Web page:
Nike E-Commerce - As the CEO sees it, Nike Inc.’s e-commerce business is thriving. Though Nike, No. 48 in the Internet Retailer Top 500 Guide, doesn’t break out web sales in its earnings reports, CEO Mark Parker recently told Wall Street analysts that Nike has now grown its e-commerce business for 15 consecutive quarters. “Our Nike direct-to-consumer businesses grew double-digits, including strong comparable-store growth and the 15th consecutive quarter of double-digit sales growth online,” Parker said on Nike’s second quarter fiscal 2011 earnings call. “Our performance in the second quarter is not just about the last three months. It’s about the last three years and the steps we’ve taken to grow the market worldwide, creating strong momentum around the brand even in uncertain times. <InternetRetailer>

Hedgeye Retail’s Take:  No surprise here as e-commerce remains the pre-eminent growth vehicle for many established brands, with most actually seeing robust growth consistently throughout 2010.  Expect to see increased investment in infrastructure to support outsized top-line growth over the next couple of years.


J. McLaughlin’s New Flexible Store Model - J.McLaughlin has created a flagship that does some justice to the term. The specialty retailer is experimenting with a 5,500-square-foot format that is five times larger than the average J.McLaughlin unit and presents opportunities for testing new products and categories, and romancing all the merchandise with enhanced visual presentations. The store, which opened late last year at 1026 Post Road East in Westport, Conn., draws inspiration from the former “street of shops” merchandising concept first seen on the first floor of Henri Bendel on 57th Street in Manhattan until the business relocated to Fifth Avenue. Like the old Bendel’s, J.McLaughlin in Westport is divided into a souklike array of shops, each of which can easily be changed depending on the season, or whatever product the Brooklyn-based J.McLaughlin develops.“We plan to do a lot of experimentation in Westport,” said Steve Siegler, president and chief executive officer. “The whole spirit of the store is flexibility. You’ll find something to wear to go to the beach, to go sailing, to play golf in, or just to stay home and entertain. We feel the customer is ready for a format where if they come visit consistently, they see something different all the time.”<WWD>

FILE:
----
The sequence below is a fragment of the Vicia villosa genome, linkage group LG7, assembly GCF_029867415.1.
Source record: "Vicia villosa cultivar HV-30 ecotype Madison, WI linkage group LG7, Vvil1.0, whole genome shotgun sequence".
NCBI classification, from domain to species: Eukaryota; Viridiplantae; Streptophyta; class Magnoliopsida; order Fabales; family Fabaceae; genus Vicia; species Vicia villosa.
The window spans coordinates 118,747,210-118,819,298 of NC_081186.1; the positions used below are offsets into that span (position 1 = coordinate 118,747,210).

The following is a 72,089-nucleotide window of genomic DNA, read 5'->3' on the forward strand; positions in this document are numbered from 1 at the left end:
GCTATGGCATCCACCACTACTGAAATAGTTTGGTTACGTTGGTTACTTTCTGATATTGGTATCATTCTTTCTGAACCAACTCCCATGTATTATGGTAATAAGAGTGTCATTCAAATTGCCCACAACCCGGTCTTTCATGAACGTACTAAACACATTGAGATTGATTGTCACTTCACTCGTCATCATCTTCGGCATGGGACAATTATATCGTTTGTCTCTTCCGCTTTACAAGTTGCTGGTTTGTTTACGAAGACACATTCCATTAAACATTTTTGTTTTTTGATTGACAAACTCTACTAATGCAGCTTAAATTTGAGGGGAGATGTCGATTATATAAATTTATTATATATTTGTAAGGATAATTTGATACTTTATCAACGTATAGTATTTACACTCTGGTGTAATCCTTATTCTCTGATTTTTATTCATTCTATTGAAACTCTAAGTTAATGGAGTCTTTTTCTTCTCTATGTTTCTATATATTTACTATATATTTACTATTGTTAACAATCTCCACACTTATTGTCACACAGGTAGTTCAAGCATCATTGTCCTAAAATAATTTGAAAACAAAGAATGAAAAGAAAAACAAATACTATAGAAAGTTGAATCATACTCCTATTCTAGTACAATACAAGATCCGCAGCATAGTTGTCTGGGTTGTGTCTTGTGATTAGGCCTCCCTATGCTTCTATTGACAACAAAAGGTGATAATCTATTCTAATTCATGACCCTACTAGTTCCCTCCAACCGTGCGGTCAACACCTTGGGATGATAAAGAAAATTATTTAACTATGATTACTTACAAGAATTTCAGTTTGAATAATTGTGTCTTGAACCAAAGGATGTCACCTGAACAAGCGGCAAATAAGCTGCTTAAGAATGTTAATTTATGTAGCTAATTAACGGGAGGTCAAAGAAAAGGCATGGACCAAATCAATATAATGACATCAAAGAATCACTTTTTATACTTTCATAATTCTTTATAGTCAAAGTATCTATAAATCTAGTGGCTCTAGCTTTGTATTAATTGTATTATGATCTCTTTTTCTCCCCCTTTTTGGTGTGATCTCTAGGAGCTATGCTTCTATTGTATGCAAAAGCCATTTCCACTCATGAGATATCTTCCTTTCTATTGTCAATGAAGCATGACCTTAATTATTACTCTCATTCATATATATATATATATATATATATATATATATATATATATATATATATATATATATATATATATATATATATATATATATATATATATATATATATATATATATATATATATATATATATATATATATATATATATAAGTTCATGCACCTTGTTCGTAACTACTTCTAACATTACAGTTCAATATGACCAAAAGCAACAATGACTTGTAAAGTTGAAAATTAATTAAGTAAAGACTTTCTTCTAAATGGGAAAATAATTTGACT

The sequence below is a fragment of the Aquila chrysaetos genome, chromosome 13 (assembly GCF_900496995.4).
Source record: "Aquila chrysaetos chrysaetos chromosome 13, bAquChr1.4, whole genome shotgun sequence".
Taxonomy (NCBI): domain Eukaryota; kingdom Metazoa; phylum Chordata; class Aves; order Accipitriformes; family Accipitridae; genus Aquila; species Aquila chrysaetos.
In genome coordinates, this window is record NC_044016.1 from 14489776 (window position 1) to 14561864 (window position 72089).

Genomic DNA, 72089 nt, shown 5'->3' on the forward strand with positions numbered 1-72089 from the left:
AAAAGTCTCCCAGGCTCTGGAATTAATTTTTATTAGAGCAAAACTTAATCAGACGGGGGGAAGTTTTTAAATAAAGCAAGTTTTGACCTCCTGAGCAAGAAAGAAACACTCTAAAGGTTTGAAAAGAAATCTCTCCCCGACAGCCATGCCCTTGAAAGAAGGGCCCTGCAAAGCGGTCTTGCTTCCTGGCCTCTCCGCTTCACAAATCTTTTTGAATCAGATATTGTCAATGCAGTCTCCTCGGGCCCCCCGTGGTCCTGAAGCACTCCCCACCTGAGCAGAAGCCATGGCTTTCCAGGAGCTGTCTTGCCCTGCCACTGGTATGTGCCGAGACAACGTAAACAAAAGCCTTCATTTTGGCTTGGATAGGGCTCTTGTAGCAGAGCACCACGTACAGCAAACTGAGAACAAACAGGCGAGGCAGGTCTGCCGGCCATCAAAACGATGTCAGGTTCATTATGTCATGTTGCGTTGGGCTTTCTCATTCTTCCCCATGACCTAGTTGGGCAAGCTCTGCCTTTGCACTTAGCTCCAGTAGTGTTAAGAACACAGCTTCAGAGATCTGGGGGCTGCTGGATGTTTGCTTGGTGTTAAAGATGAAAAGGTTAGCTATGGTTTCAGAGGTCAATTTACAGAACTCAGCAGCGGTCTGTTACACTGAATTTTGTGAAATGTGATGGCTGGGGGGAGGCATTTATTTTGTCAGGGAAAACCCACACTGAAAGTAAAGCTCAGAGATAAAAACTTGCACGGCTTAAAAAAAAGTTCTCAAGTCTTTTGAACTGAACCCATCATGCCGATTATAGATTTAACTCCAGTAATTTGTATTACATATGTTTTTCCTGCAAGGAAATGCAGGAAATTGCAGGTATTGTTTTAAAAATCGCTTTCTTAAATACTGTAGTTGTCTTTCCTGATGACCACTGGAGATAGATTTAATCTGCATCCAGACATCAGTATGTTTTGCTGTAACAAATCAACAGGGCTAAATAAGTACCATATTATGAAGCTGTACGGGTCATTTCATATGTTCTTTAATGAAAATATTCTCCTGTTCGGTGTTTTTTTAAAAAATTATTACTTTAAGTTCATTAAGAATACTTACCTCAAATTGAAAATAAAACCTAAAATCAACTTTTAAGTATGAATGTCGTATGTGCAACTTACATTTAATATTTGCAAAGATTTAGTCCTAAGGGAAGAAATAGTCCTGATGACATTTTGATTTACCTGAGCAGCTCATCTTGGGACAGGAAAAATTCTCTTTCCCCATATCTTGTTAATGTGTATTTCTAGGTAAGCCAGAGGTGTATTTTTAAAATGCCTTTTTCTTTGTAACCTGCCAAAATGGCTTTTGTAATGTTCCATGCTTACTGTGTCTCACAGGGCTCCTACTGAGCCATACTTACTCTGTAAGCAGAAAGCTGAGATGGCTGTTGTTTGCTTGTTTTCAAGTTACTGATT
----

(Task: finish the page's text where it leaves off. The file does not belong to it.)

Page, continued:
Hedgeye Retail’s Take:  Given the high fixed cost of investing in visual merchandising, displays, and fixtures we wouldn’t be surprised to see this more “flexible” approach trickle through to other retailers.  The ability to change and adapt the store environment at a low cost is key to keeping any brand fresh and exciting.


Garmin Launches iPhone App - Garmin International Inc., a unit of Garmin Ltd.announced its first turn-by-turn navigation app for iPhone, StreetPilot, as well as its full lineup of new smartphone applications for both iPhone and Android. Garmin's new mobile applications -- including StreetPilot for iPhone, Garmin Tracker, myMechanic, and My-Cast Lite -- will be on display in the Garmin booth (South Hall #35831) at the 2011 Consumer Electronics Show in Las Vegas. Designed specifically for iPhone, the $39 StreetPilot App gives iPhone owners unlimited use of Garmin’s industry-leading navigation with traffic alerts. The intuitive interface greets users with two simple options: “Where to?” and “View Map.” Customers can easily look up addresses and services and get voice-prompted, turn-by-turn directions that speak street names to their destination. <SportsOneSource>

Hedgeye Retail’s Take: Still seems too expensive to compete with the free apps. 


Brazil's Luxury Boom Gains Momentum - If overseas visitors with an appetite for luxury brands landed here for the first time, they’d now feel right at home in shopping areas such as the Jardins neighborhood and in the city’s most sophisticated malls, Shopping Iguatemi and Shopping Cidade Jardim. Strolling around the streets or malls, the visitors would see brands such as Chanel, Hermès, Emilio Pucci, Burberry, Christian Louboutin, Diane von Furstenberg, Jimmy Choo, Carolina Herrera, Marc Jacobs, Celine, Goyard, Alexander Wang and Isabel Marant. All of these companies have arrived in Brazil in the past two years, most by opening stand-alone stores that are either directly operated or run by local franchisees. And the momentum is only expected to grow. Brazil currently accounts for just $7.59 billion in luxury revenues, or about 1 percent of the total global market. But it is growing at 22 percent a year — far outpacing more established markets and even Brazil’s general retail sales, which rose an estimated 11 percent in 2010. And the country’s luxury sales are now almost twice as high as they were in 2006. Although São Paulo represents 70 percent of Brazil’s luxury market, Pavlovsky sees the country’s capital, Brasília, and Rio de Janeiro “as very promising” for future Chanel stores, although nothing has been confirmed.<WWD>

Hedgeye Retail’s Take: At nearly twice the size of Brazil’s next largest regional market (Rio de Janeiro), Sao Paulo is the natural inroad to what is one of the fastest growing emerging markets. Expect Brazil to be one of the more attractive markets behind China that "brands" highlight as a key growth opportunity in the coming year. Importantly, luxury brands are just beginning to scratch the surface.